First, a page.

You might be tired of hearing “it depends” by now, but… it depends. Clearance to combustibles varies depending (there’s that word again) on the product and manufacturer, so you must consult your owner’s manual to know for sure. Though it’s quite possible that each appliance in your outdoor kitchen will feature different clearance specs, all must be followed exactly to protect your family and your home from the risk of fire. There’s a solid chance that local building codes will address this issue, so be sure to look those up as well.
Do you need to dig a foundation if you are building a brick island?
Yes, brick islands need a level foundation to stand on because they’re quite heavy and need the support to maintain their structure. Additionally, they’ll never be level if the ground is uneven. If digging a foundation is out of the question for you, a wood or metal frame will be a little more forgiving. And generally speaking, prefab outdoor kitchens are best for outdoor spaces with no foundation or uneven pavers.
What are the safety requirements for propane tank storage?
The most important rule of propane tank storage for built-in grills is that you should never, under any circumstance, store a cylinder directly below your grill or any other cooking appliance. If you want to install a propane tank storage component next to — again, not under — your built-in grill, then plan to include a non-combustible barrier (like a plenum wall) between the grill and propane tank.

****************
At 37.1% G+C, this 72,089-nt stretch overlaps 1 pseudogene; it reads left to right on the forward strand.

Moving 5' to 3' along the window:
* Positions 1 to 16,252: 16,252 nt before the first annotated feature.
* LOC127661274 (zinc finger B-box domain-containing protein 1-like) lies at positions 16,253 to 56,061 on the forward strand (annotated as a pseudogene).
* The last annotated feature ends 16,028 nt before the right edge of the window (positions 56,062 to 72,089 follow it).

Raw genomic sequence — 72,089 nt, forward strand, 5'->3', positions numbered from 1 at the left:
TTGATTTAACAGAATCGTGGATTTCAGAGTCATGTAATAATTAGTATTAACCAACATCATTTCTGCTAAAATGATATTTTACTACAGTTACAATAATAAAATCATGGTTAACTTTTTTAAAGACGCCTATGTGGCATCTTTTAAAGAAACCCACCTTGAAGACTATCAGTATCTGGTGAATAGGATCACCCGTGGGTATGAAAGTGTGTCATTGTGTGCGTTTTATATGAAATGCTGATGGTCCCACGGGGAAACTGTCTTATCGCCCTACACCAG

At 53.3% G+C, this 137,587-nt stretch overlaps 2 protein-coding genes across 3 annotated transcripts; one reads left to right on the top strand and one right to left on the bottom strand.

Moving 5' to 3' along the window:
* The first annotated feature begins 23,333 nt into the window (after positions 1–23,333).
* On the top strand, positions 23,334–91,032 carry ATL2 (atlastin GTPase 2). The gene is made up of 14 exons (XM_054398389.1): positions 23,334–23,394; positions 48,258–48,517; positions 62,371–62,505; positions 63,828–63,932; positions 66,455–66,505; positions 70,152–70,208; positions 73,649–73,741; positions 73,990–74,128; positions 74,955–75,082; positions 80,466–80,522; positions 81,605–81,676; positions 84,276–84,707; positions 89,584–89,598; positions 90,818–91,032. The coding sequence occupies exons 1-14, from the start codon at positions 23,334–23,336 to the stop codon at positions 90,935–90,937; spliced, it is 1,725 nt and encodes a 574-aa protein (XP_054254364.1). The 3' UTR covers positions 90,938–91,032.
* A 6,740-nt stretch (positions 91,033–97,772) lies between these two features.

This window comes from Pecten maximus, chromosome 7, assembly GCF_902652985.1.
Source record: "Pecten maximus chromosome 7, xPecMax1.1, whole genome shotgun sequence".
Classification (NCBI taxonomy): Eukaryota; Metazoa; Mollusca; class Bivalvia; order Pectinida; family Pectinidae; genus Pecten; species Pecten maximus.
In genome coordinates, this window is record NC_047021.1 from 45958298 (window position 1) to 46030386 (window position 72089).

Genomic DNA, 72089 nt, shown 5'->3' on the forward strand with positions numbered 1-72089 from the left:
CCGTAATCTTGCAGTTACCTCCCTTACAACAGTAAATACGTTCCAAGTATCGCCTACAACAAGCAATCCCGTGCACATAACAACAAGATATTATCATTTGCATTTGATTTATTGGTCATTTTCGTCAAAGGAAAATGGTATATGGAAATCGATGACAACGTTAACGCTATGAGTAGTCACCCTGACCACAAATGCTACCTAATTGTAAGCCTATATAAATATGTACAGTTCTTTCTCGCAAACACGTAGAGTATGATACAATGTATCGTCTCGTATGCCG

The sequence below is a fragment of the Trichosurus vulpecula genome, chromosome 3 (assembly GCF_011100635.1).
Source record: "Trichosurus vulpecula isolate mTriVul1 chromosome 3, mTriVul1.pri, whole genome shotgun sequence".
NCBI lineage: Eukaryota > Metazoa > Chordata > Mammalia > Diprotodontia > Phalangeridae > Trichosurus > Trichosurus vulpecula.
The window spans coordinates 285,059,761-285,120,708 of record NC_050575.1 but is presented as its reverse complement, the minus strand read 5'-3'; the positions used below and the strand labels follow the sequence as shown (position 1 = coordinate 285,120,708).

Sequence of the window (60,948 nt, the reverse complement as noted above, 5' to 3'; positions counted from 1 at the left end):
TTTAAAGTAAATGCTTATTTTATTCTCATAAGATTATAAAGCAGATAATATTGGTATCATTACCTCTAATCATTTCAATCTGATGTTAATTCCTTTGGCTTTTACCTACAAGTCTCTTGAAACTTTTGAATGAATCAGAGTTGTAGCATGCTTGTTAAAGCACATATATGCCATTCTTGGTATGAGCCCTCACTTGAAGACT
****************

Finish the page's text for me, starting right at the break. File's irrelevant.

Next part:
(The above guidance doesn’t apply to freestanding grills, whose carts are properly ventilated and sometimes even include a space for long-term tank storage. But we’re talking outdoor kitchens right now, and 99 times out of 100 the grill in question will be built-in. Regardless of configuration, though, it’s extremely important to always turn off tanks that aren’t in use.)
How much spacing should I have between components?
We recommend leaving at least 6 inches of room between appliances, and much more than that if you have cooking and refrigeration appliances side by side. While it may be tempting to fill every available inch of BBQ island space with components, it’ll come at the cost of efficiency and sometimes even safety. Plus, it’s unwise to underestimate counter space — AKA the unsung hero of outdoor kitchens.
How far from cooking equipment should refrigeration be?
The farther, the better! Placing refrigeration appliances (compact refrigerators, kegerators, ice makers, etc.) next to cooking appliances (grills, side burners, pizza ovens, etc.) will force the compressors in the cooling components to work much harder. This excess strain causes unnecessary wear, leading to frequent repairs and a shorter lifespan for the appliance.
Can I build an outdoor kitchen on a wood deck?